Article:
During these the Days of Awe between Rosh HaShanah and Yom Kippur, I cannot help but bring to mind those ancient words, “Who shall live and who shall die, who shall reach the ripeness of age…” We Jews are in the midst of the season of fate.
This year, I’ve watched myself descend swiftly and unexpectedly into a depressive episode, nearly unable to stop the increasing spiral into a black mood. From inside my depression, I can see that my depressed mood enables the kind of thinking that accentuates the negative and virtually ignores the positive, creating the conditions for what the Greeks, and modern psychiatry, label anhedonia, lack of pleasure.
At the same time, I observe that my irritation with people and with things not going my way is growing – and of course, in my depressed mood, not many things seem to be going my way. As I spiral downward to ever-darker moods and thoughts, I am finding less and less motivation to keep doing whatever I am doing.
The little space of rationality in my brain watches all this and becomes more and more worried. It searches for the bootstraps that I usually tug on to extricate myself from this valley of negative emotion. It wants to tug, but nothing moves.
Simultaneously, I’m thinking of a family member in trouble, who seemed to be in a lot of pain the last time we talked; I telephone again and am now unable to reach them, which worries me.
At some point, it occurs to me that some of my recent tantrums might not be evidence of simple crankiness or even attributable to substance abuse problems; instead, they are likely signs of depression. Suddenly, all seems clearer, and I send out a family email asking for advice.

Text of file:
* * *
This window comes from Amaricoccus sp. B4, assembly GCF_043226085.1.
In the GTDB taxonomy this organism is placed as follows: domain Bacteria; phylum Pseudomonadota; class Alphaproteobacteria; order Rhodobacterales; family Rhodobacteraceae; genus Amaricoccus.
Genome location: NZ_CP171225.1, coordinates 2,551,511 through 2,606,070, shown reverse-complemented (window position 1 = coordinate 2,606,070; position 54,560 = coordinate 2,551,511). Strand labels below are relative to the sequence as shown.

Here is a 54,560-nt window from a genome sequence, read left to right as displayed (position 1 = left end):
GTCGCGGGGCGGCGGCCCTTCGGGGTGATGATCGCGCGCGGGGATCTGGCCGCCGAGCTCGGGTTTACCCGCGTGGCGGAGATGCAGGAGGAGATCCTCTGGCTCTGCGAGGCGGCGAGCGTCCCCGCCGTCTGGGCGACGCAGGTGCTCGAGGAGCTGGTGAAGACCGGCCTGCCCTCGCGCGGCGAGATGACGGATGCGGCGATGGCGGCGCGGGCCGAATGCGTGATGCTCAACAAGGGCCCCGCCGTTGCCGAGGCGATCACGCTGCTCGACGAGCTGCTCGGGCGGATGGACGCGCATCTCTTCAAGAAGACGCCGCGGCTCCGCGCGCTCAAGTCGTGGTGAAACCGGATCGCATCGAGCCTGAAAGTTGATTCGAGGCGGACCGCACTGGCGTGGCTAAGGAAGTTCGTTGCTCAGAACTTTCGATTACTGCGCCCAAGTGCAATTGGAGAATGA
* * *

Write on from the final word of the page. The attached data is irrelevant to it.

Eventually, after no returned telephone calls, I call a crisis hotline. They take my information and promise to try to contact; if they can’t, do they have my permission to ask the police to make a “welfare check”? Yes.
I decide to go to the grocery store to buy a nutritional supplement to increase the serotonin levels in my brain. In Europe, the supplement is treated as a drug, but in the U.S., it’s sold like a vitamin pill. If I take too much, it could have serious side effects – but what have I got to lose? I take a small dose.
Later, watching television, I see a commercial for a medication I take for another health problem – and for the first time, I notice that depression is a side effect mentioned in the commercial. A telephone call to one of my doctors results in the advice to stop taking this medication for four months and see how my depression changes.
In the next few days, after stopping both the medication and the supplement, all seems well. My relative finally calls and sounds good. We discuss medical and psychological problems, including follow-up steps. I email my family. Crises averted. All seems well.
Who shall live, and who shall die? During this season, it is a topic to which we give much thought.
May we have the courage to persevere and the ability to muster a sufficient number of rational brain circuits to keep ourselves out of lethal trouble – and if not, may family members or friends recognize our distress and come to our aid.
Shanah tovah um’tukah, may it be a good and sweet new year for us all.
William Page is a member of Temple Micah in Washington, D.C.